“Evil Dead Rise”: A bloody good time



Alyssa Sutherland stars as Ellie in Lee Cronin’s most recent installation of “The Evil Dead.”

Independent cinema changed in 1981 when the release of Sam Raimi’s “The Evil Dead” signaled a collision of high and lowbrow sensibilities. Its popularity with mainstream audiences had no precedent. Here was a film that did not pretend to be above its B-movie influences and, instead, embraced them.  Fast forward to the present day and, despite a slew of sequels and a spinoff series, its influence is abating. Many current horror films try to separate themselves from their vulgar predecessors and position themselves as high art. The latest installment in The Evil Dead series, “Evil Dead Rise,” returns to its splatterpunk origins. It is truly a pulpy, blood-soaked delight to watch. 

As director Lee Cronin’s sophomore effort, “Evil Dead Rise” follows Beth (Lily Sullivan) who, during a stormy night in Los Angeles, finds out she is pregnant. Seeking advice, she goes to her sister Ellie’s (Alyssa Sutherland) apartment only to get trapped there after an unexpected earthquake occurs. To make matters worse, Ellie’s three children — Danny (Morgan Davies), Bridget (Gabrielle Echols) and Kassie (Nell Fisher) — discover ancient vinyls and a book wrapped in human flesh entombed beneath the apartment’s garage. Supernatural and horrific shenanigans ensue.

This premise alone is equal parts ridiculous and dead serious. The film, just like horror movies of years past, is concerned with heavy themes such as the nuclear family’s collapse and the burden of motherhood, but what distinguishes it is the means by which it explores these issues. “Evil Dead Rise” is a film that proudly wears its ludicrous influences on its sleeve. Just like “Evil Dead II,” it threads the needle between comedy and horror, often being so over the top in its gore that certain scenes play with a morbid humor that could be indistinguishable from terror for some viewers.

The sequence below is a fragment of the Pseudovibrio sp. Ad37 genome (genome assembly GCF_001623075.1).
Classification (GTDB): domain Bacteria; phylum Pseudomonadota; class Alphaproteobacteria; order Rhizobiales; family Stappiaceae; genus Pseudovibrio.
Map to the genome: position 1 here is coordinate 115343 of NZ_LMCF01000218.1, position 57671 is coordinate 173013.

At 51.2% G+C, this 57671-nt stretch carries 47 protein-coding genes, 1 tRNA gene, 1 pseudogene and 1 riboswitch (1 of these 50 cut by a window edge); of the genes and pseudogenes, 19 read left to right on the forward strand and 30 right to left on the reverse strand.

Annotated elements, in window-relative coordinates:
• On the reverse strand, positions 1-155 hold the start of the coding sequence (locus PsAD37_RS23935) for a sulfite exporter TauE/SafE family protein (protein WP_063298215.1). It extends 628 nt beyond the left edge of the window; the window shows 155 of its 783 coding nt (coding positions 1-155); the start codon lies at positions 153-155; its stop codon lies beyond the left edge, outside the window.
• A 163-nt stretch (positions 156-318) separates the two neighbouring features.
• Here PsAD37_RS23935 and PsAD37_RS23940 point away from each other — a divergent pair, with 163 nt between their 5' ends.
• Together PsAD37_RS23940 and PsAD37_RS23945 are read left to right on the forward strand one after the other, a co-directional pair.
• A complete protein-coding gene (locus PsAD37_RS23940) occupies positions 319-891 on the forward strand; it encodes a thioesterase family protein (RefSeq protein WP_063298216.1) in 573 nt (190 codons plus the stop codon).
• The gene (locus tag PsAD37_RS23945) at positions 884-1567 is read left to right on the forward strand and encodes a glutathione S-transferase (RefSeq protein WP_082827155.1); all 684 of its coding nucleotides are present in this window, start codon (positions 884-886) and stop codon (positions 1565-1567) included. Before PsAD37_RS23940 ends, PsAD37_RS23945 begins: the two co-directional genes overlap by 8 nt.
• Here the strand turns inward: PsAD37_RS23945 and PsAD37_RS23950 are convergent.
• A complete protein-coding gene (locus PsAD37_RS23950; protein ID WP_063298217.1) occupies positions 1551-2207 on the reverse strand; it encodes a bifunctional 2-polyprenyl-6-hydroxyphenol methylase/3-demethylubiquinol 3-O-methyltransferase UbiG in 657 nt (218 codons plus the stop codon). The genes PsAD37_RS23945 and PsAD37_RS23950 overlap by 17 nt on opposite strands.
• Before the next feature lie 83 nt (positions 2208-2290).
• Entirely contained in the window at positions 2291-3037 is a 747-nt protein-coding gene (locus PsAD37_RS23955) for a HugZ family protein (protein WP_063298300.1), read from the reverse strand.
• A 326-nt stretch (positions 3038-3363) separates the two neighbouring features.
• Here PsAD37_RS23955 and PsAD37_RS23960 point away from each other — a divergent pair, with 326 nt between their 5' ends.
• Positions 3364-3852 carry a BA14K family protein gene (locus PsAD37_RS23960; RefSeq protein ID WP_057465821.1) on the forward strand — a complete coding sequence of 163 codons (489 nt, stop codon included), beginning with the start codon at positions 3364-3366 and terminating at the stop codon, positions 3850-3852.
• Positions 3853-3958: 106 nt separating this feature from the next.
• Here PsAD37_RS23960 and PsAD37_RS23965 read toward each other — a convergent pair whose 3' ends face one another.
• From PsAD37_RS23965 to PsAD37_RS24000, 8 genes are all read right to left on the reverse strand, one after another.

However, just because “Evil Dead Rise” draws from the past in no way means that it is indebted to its predecessor. For all the aesthetic achievements of the original Evil Dead, it is undoubtedly a film that harbors dated attitudes. Its depiction of women has faced pushback in recent years and deservedly so. “Evil Dead Rise” deconstructs this by situating the narrative around a female perspective and delving into the aforementioned theme of motherhood. Questions like “what constitutes motherhood in modernity?” have always been a part of horror films, but they have always been on the periphery. Movies like “Rosemary’s Baby” are the exception and never the rule. In this sense, “Evil Dead Rises” is a work that synthesizes aesthetics that are considered old-fashioned with ideas that are underexplored. 

All these larger thematic concerns are backed up by stellar performances. Sutherland embodies Bruce Campbell’s manic energy as she descends from loving, albeit slightly absent, mother to a deranged spirit determined to murder her own family. She is also reminiscent of Nic Cage’s performances in that she is more concerned with creating a singular, unique performance as opposed to one that is natural (whatever that might mean). Sullivan is the perfect foil. She plays everything with an ultra serious demenor. When she wields a massive chainsaw while drenched in blood, there is nothing self aware about it. Sutherland and Sullivan together create an ideal tonal balance.

It is this type of clinical execution that really places “Evil Dead Rise” a step above other, more recent horror films. It is pulpy, but it is well executed pulp. It has no illusions of grandeur and the people behind it clearly have an affinity for other 

B-movies. Furthermore, just because the presentation is flashy does not mean that the themes the film is peddling in have no value. Cronin has updated “The Evil Dead” for current times while simultaneously remaining faithful to the original. If there is any film that seeks to bridge the cultural divide between high and low art, it is this one.